Erosion Wine Company opened its downtown St. Helena tasting room in February 2020, which turned out to be one of the worst times in human history to launch a business. One would have been forgiven for expecting it wouldn’t last.
On the contrary, Erosion is not only still around. It’s expanding into brewing.
“When the pandemic hit, we were just opening, and there was no way we were giving up,” owner Patrick Rue said Monday. “We’d put too many resources into this. We were highly motivated to make it work.”
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Next Tuesday, April 6, Rue will ask the Planning Commission to approve Erosion Brewery in a warehouse at 995 Vintage Ave. He plans to brew about 56 batches per year, at 303 gallons per batch.
He already secured a temporary use permit to serve beer at a new taproom in the space next to Erosion formerly occupied by Cricket, probably starting in July or August.
The two spaces would be connected in the back, but each would have a unique feel. While the wine tasting room, which reopened at the beginning of March, is dominated by shiny mirrors and lots of pastels, the new taproom will have a more gritty, industrial feel.
“It’s going to have more of a masculine beer vibe,” Rue said while showing off the new space, which is still under construction. “If you’re more beer-oriented you’ll probably be more comfortable here, and if you’re more wine-oriented you’ll probably be more comfortable over there. But you can always have wine on this side or beer on that side.”
The taproom will have a small kitchen preparing primarily savory and sweet dips to accompany the beers and wines.
Rue’s interest in beer dates back to his years in law school, when his wife, Rachel, encouraged him to take up home brewing as a hobby. It turned out that his destiny lay in beer, not law. In 2008 he opened The Bruery in his native Orange County. He described it as a craft brewery specializing in “big barrel-aged beers, 15 to 20 percent alcohol.”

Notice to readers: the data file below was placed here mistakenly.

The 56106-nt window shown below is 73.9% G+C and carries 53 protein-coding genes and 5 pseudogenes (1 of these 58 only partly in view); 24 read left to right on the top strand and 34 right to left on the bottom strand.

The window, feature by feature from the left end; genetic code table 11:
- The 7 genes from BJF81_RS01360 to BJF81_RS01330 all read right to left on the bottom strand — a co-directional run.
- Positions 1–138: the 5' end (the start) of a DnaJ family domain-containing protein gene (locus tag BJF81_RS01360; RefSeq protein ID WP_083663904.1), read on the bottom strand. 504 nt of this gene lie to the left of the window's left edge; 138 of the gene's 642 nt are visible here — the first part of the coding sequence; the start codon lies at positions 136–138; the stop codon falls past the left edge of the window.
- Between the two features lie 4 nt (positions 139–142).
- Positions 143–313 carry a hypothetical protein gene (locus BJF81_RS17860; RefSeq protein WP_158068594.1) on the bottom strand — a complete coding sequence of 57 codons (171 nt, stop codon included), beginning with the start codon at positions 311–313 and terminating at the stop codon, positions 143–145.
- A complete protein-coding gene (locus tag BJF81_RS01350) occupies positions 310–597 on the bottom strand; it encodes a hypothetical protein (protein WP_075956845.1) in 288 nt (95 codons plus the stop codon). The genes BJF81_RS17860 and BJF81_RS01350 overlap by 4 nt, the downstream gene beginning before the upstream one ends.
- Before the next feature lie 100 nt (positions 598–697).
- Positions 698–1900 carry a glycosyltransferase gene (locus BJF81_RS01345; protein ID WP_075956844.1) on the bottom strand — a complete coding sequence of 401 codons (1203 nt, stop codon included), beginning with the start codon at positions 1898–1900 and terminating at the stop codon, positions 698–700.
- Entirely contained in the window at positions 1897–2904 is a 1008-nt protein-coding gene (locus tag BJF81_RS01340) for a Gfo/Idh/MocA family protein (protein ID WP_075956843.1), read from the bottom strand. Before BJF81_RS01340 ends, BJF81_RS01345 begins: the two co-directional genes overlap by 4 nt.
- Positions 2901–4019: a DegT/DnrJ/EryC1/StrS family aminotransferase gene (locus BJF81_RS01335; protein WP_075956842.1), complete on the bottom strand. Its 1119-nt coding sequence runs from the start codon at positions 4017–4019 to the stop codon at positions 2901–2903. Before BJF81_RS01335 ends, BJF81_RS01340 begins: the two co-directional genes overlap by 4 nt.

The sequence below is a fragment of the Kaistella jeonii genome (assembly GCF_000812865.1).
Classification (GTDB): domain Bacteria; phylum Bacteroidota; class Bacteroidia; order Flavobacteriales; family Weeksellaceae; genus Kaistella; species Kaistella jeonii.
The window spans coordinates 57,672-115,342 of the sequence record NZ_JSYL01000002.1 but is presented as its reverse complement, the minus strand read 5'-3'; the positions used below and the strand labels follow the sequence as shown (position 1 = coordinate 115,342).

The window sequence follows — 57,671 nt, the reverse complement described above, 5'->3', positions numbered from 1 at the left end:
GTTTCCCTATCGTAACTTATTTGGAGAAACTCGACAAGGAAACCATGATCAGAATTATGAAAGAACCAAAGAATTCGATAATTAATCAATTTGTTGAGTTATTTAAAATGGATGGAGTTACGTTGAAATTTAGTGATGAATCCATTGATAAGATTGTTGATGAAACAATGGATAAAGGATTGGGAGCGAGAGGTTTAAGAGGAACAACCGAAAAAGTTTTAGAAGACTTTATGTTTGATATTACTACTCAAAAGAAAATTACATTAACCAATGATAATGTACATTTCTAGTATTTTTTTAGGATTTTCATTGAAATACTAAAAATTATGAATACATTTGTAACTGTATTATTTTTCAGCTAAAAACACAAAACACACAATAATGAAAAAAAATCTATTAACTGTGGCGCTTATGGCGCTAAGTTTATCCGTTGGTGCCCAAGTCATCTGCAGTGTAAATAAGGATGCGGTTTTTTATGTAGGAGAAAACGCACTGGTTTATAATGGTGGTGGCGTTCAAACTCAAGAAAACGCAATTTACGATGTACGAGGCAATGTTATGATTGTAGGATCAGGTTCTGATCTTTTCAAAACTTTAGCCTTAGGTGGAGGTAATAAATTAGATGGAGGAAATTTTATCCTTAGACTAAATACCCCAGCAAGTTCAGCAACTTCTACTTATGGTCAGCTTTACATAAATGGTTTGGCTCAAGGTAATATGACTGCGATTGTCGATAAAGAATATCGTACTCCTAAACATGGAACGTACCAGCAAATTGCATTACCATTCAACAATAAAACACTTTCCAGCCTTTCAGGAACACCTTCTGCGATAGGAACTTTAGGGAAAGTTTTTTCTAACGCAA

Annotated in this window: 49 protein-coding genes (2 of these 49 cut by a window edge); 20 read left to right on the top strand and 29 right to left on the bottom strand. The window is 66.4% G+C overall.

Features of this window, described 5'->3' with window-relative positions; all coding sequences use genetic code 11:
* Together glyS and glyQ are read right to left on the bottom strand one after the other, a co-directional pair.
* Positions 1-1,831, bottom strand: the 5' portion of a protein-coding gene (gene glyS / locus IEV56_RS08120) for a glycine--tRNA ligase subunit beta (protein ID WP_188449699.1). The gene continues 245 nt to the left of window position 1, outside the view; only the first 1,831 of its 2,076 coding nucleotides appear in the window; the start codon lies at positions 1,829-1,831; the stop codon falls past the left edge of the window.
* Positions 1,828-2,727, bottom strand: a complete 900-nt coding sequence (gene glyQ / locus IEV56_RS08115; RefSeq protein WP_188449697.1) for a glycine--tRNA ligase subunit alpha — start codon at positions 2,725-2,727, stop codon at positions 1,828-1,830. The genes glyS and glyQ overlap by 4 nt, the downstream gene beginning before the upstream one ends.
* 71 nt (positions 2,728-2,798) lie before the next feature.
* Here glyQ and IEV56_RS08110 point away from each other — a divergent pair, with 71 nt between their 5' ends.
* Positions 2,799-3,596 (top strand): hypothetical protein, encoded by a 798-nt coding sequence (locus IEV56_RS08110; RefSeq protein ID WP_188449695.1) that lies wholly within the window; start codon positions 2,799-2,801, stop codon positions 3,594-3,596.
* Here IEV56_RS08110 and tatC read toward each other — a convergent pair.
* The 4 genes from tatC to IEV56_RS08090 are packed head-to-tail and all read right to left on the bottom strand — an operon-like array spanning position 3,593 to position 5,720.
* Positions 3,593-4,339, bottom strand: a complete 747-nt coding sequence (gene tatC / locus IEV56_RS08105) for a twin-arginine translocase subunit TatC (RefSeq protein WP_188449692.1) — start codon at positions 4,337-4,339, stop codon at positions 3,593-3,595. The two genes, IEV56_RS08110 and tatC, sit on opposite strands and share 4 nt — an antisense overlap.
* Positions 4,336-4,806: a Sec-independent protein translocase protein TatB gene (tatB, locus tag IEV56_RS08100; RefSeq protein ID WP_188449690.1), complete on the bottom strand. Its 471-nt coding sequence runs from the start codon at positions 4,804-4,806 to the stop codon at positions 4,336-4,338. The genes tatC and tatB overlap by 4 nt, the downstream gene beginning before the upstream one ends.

The Bruery was a success, but Rue ultimately sold a majority of the business, moved to St. Helena, and founded Erosion Wine Company.
His approaches to beer and wine have been complementary.
“In the past I specialized in making really esoteric beers and trying to elevate beer to wine status,” he said. “Then when I got into wine I tried to bring wine to beer status.”
That approach is evident in the Erosion tasting room, where the Instagram-friendly décor, playful vibe and fancifully named wines like Unicorn Eyes and Afraid of Clowns make it feel more like a millennial-friendly craft brewery than a typical Napa Valley tasting room.
In contrast to The Bruery’s heavy offerings, Erosion’s beer will be “the kind of beer you’d want to taste after you’ve been drinking cabs all day,” Rue said. “You’re going to want a 4 percent crisp lager.”
Looking back on Erosion’s rocky first year, Rue said it’s always tough to get a business off the ground, “but we never could have anticipated something like this.”
“But hey,” he said. “Whatever doesn’t kill you makes you stronger.”
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You can reach Jesse Duarte at 967-6803 or email@example.com.